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Stats Prove Biden’s Outsized Influence On Judicial Branch 

Chris Agee
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Regardless of one’s personal opinions about the Trump administration, it is difficult to ignore the lasting impact it had on the nation’s judicial branch.

For starters, former President Donald Trump’s three U.S. Supreme Court nominees helped cement a conservative majority on the nation’s highest court that could last a generation or more. Furthermore, he left an indelible mark on the nation’s federal appellate courts, which wield enormous influence when lower court decisions are challenged.

In the span of just one term, he appointed 54 judges to these 13 courts, which is just one fewer than his predecessor, Barack Obama, managed to appoint in two full terms in office. 


While historians are already acknowledging Trump’s ability to reshape the federal judiciary, however, it is clear that his successor is intent on leaving his own mark. 

It remains uncertain whether President Joe Biden will seek another term, and even more doubt surrounds his ability to win if he does. Over the course of less than two years in the White House, however, he has been able to appoint more district court judges than Trump did as of the same point in his term. 

In total, 28 circuit court judges and 68 district court judges have been confirmed since Biden’s inauguration. Trump was able to appoint two more circuit court judges during his first 23 months in office but saw 15 fewer district court judges confirmed. 

Despite the success in this regard, it is worth noting that Trump’s legacy remains largely intact since Biden’s picks have generally been replacements for outgoing judges appointed by previous Democratic presidents.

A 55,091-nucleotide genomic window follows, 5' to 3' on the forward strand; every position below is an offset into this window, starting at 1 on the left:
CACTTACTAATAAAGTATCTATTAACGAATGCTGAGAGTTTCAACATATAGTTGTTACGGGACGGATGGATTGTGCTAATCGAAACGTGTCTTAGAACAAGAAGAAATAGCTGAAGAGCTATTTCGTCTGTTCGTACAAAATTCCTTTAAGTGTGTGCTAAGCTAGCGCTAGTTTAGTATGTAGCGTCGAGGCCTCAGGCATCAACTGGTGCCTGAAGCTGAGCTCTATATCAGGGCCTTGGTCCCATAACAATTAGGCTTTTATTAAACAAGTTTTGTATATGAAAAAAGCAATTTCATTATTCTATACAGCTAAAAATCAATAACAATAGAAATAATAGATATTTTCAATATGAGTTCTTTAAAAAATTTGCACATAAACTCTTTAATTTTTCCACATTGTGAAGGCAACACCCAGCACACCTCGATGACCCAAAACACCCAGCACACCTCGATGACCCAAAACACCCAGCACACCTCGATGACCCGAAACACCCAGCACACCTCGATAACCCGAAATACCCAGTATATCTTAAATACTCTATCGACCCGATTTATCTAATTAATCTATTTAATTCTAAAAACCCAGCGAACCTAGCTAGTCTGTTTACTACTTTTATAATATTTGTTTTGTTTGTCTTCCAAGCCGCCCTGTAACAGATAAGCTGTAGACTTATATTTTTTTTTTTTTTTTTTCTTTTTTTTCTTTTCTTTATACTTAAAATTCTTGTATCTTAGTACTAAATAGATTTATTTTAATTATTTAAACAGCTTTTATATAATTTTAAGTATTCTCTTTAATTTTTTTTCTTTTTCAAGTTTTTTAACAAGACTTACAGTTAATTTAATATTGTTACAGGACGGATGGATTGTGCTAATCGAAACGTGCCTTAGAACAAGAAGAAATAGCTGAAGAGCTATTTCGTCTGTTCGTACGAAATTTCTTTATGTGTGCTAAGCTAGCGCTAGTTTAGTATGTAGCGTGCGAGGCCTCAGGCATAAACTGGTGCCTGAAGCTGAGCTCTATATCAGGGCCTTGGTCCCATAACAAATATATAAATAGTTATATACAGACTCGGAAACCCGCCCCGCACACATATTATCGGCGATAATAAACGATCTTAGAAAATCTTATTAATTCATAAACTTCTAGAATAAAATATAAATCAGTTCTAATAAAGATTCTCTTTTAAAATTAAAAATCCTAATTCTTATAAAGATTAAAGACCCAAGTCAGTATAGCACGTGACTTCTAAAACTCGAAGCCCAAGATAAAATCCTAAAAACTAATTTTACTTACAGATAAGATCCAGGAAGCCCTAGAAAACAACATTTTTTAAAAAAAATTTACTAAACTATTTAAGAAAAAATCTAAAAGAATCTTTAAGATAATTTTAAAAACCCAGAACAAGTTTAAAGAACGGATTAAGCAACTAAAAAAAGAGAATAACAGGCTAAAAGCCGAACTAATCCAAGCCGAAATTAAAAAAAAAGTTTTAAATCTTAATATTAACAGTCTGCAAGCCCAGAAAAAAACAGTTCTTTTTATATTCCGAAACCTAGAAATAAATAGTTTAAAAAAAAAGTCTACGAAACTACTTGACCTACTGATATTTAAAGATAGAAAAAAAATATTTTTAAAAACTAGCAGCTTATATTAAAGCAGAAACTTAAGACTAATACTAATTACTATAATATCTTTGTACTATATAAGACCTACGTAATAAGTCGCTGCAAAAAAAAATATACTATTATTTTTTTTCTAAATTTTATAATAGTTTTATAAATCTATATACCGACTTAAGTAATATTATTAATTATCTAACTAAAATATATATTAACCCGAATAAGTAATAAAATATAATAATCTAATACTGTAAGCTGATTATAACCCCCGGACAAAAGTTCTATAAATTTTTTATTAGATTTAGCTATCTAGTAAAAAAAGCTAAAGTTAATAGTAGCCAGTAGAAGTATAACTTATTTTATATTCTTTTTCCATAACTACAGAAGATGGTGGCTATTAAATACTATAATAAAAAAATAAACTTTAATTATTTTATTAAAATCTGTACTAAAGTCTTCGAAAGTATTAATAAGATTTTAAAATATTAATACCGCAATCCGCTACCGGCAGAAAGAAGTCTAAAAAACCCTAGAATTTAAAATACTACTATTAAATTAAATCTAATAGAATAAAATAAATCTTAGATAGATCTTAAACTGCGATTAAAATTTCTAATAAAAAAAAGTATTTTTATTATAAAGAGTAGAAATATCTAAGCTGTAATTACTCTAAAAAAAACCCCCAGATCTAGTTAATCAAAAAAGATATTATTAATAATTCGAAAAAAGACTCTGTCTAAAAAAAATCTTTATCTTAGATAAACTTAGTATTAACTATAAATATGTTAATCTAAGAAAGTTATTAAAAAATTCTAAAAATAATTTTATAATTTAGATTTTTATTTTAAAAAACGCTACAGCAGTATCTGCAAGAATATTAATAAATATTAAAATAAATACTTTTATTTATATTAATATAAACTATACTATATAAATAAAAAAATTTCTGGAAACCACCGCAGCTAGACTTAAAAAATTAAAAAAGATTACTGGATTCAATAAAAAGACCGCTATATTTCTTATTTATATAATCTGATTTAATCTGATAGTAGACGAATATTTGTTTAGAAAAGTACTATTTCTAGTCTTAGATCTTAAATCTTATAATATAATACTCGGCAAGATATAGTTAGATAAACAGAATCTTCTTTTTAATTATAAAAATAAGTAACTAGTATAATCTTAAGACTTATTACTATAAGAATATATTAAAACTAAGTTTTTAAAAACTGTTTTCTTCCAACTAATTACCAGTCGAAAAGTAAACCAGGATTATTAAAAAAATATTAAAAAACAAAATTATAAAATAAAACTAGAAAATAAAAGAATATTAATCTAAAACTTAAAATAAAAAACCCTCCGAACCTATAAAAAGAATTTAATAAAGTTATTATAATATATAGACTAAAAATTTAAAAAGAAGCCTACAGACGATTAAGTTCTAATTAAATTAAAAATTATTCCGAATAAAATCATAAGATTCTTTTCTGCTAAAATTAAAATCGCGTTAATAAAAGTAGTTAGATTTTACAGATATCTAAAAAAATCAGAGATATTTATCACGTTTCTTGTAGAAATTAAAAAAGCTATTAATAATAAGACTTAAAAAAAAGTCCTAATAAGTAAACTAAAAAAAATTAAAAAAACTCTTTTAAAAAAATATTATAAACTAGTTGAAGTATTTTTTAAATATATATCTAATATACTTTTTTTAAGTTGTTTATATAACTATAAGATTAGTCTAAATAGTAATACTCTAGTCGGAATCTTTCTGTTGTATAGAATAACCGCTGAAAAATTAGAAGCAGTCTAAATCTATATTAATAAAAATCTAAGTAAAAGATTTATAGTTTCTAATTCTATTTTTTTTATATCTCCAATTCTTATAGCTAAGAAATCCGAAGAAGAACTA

Compared to Trump’s ability to flip many Democrat-appointed judges, University of Richmond School of Law professor Carl Tobias explained: “Ideologically, it is not going to be as big of a change.”

Nevertheless, experts note that the Biden administration has pursued a mission to amplify the role of identity politics in the judicial selection process. This was abundantly clear in the president’s vow to nominate a Black woman as his first Supreme Court pick.

When Justice Stephen G. Breyer decided to retire, Biden had his opportunity to carry out his promise by nominating Ketanji Brown Jackson for the vacancy. 

The larger trend is unmistakable when considering the fact that 73 of Biden’s 97 judicial appointments have been women — and 46 are women of color. Some proponents of so-called diversity still believe his efforts have not gone far enough. 

Alliance for Justice Legal Director Kimberly Humphrey, for example, asserted: “There is still so much work to be done to fill the remaining vacancies and expand representation on our courts. We still need to see more judges from the Latinx, LGBTQ+, and disability communities as well as more judges with experience advocating for economic justice, voting rights, and the environment.”